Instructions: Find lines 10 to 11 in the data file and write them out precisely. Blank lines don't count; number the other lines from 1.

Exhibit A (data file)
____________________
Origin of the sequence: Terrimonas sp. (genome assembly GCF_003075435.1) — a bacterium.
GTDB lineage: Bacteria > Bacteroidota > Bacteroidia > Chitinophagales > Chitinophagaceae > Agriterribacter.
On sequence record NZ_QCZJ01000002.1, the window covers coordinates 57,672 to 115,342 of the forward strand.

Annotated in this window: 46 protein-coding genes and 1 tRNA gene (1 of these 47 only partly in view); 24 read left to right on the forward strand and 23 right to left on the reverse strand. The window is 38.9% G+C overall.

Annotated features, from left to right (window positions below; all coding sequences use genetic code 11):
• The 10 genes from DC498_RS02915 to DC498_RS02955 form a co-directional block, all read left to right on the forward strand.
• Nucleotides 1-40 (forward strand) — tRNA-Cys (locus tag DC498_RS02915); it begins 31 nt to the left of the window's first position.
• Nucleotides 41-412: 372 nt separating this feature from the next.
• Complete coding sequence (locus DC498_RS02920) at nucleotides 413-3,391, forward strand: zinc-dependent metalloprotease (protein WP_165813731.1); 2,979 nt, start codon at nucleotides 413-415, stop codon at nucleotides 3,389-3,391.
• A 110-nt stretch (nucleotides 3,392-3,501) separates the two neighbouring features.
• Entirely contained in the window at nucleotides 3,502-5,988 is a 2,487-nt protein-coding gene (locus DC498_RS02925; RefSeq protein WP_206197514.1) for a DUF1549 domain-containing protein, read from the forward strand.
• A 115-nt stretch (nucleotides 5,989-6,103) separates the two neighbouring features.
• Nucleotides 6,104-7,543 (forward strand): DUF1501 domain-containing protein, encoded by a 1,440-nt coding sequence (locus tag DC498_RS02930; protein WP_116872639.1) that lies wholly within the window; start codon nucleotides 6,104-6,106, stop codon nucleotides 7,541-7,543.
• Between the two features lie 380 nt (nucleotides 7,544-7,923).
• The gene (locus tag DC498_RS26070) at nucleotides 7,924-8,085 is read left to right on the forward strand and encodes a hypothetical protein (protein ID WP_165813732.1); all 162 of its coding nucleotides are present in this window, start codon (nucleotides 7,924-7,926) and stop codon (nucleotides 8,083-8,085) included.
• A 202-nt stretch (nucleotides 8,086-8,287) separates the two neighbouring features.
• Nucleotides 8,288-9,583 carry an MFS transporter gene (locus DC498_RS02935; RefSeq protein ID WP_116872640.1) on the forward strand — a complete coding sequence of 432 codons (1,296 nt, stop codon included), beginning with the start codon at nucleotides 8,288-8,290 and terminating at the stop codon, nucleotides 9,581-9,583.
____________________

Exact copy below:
• A 110-nt stretch (nucleotides 3,392-3,501) separates the two neighbouring features.
• Entirely contained in the window at nucleotides 3,502-5,988 is a 2,487-nt protein-coding gene (locus DC498_RS02925; RefSeq protein WP_206197514.1) for a DUF1549 domain-containing protein, read from the forward strand.